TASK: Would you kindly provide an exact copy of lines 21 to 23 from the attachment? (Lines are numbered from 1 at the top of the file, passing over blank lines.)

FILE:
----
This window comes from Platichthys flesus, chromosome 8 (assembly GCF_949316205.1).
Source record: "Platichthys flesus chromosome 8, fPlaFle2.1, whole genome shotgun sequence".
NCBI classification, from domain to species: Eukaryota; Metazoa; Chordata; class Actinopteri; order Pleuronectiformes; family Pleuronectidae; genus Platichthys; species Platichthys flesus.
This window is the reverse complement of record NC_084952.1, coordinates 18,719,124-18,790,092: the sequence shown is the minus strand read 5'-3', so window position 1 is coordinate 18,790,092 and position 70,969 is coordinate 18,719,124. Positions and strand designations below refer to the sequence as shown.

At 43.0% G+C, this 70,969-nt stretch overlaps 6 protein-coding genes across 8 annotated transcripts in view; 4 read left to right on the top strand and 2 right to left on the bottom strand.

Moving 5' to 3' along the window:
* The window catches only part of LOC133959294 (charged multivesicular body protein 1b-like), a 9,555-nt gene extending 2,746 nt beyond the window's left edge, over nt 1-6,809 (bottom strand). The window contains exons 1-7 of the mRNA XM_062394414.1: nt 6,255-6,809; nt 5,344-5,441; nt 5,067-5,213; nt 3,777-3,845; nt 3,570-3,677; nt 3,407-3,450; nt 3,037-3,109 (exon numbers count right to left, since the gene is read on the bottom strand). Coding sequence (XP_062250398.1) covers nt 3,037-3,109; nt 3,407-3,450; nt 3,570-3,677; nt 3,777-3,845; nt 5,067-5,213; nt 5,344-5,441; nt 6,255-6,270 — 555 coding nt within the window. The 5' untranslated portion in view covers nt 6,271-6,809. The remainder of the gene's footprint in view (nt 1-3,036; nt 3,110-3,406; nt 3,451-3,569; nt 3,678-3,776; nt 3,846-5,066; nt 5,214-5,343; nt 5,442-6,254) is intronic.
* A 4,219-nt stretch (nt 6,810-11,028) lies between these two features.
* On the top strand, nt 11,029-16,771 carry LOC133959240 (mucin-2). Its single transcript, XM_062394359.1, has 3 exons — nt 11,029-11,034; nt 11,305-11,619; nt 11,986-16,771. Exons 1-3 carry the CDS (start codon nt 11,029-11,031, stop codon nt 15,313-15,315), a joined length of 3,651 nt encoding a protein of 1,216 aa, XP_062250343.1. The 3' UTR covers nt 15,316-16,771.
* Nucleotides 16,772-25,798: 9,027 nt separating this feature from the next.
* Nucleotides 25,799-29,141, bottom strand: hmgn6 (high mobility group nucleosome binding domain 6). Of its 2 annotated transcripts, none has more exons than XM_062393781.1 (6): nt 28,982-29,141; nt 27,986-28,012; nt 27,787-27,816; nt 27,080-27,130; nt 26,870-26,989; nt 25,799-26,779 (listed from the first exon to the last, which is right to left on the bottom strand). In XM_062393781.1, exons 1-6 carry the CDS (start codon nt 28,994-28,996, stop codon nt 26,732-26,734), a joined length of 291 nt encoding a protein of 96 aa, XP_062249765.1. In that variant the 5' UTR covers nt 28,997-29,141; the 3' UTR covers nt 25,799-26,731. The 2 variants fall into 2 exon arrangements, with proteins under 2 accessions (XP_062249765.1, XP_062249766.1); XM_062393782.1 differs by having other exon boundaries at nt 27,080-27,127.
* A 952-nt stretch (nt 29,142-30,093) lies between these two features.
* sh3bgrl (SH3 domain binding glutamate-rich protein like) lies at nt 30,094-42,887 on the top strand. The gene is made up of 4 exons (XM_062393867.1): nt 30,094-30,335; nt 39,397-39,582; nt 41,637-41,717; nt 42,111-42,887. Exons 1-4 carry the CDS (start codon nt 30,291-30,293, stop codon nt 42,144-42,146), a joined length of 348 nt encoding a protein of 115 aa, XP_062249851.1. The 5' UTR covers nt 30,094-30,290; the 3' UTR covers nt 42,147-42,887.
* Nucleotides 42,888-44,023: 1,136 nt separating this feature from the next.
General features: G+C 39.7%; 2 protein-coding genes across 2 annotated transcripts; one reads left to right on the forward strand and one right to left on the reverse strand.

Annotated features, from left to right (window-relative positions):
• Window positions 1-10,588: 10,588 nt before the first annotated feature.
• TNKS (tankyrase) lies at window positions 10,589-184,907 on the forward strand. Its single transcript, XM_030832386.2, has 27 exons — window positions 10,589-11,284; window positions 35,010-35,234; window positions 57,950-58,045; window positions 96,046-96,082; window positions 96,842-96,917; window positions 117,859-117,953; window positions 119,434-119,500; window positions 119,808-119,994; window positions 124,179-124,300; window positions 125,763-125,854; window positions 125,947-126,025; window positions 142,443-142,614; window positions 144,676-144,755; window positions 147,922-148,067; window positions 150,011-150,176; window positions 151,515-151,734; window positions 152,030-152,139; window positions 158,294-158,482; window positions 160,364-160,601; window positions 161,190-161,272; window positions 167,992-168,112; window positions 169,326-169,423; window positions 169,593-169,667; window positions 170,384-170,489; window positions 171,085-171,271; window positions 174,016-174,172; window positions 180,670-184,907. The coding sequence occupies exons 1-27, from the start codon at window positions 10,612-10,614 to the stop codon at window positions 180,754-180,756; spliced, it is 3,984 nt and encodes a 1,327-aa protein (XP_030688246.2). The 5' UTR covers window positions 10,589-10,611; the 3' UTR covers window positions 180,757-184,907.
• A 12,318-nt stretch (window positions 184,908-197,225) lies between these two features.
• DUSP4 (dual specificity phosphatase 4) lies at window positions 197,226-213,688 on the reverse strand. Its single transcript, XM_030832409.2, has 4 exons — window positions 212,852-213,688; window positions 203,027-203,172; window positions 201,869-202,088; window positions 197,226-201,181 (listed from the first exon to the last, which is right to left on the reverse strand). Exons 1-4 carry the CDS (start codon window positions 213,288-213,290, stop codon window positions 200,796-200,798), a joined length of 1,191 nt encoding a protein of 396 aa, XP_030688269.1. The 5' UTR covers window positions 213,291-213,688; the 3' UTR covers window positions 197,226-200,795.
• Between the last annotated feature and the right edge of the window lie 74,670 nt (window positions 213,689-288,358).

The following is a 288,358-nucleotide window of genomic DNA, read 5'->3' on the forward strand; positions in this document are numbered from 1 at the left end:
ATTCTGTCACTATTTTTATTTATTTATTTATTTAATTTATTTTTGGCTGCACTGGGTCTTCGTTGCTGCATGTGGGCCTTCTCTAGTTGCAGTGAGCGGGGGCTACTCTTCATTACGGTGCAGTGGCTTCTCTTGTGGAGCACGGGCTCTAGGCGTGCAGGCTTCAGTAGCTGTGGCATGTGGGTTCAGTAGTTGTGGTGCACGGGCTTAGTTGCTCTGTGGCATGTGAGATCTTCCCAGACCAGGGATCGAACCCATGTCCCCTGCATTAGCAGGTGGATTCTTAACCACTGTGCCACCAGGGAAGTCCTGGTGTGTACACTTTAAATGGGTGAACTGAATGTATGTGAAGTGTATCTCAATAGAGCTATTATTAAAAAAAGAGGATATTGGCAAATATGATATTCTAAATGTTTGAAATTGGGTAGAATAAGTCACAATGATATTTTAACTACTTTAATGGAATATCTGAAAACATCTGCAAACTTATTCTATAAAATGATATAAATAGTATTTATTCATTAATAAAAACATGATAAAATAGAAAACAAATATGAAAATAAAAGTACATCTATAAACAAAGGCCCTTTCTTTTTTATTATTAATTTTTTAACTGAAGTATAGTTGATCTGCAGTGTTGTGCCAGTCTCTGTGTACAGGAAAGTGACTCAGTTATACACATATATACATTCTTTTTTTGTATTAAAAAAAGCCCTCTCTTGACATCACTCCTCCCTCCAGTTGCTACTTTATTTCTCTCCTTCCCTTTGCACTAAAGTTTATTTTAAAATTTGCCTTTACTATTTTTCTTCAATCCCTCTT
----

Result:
• Between the last annotated feature and the right edge of the window lie 74,670 nt (window positions 213,689-288,358).

The following is a 288,358-nucleotide window of genomic DNA, read 5'->3' on the forward strand; positions in this document are numbered from 1 at the left end:
ATTCTGTCACTATTTTTATTTATTTATTTATTTAATTTATTTTTGGCTGCACTGGGTCTTCGTTGCTGCATGTGGGCCTTCTCTAGTTGCAGTGAGCGGGGGCTACTCTTCATTACGGTGCAGTGGCTTCTCTTGTGGAGCACGGGCTCTAGGCGTGCAGGCTTCAGTAGCTGTGGCATGTGGGTTCAGTAGTTGTGGTGCACGGGCTTAGTTGCTCTGTGGCATGTGAGATCTTCCCAGACCAGGGATCGAACCCATGTCCCCTGCATTAGCAGGTGGATTCTTAACCACTGTGCCACCAGGGAAGTCCTGGTGTGTACACTTTAAATGGGTGAACTGAATGTATGTGAAGTGTATCTCAATAGAGCTATTATTAAAAAAAGAGGATATTGGCAAATATGATATTCTAAATGTTTGAAATTGGGTAGAATAAGTCACAATGATATTTTAACTACTTTAATGGAATATCTGAAAACATCTGCAAACTTATTCTATAAAATGATATAAATAGTATTTATTCATTAATAAAAACATGATAAAATAGAAAACAAATATGAAAATAAAAGTACATCTATAAACAAAGGCCCTTTCTTTTTTATTATTAATTTTTTAACTGAAGTATAGTTGATCTGCAGTGTTGTGCCAGTCTCTGTGTACAGGAAAGTGACTCAGTTATACACATATATACATTCTTTTTTTGTATTAAAAAAAGCCCTCTCTTGACATCACTCCTCCCTCCAGTTGCTACTTTATTTCTCTCCTTCCCTTTGCACTAAAGTTTATTTTAAAATTTGCCTTTACTATTTTTCTTCAATCCCTCTT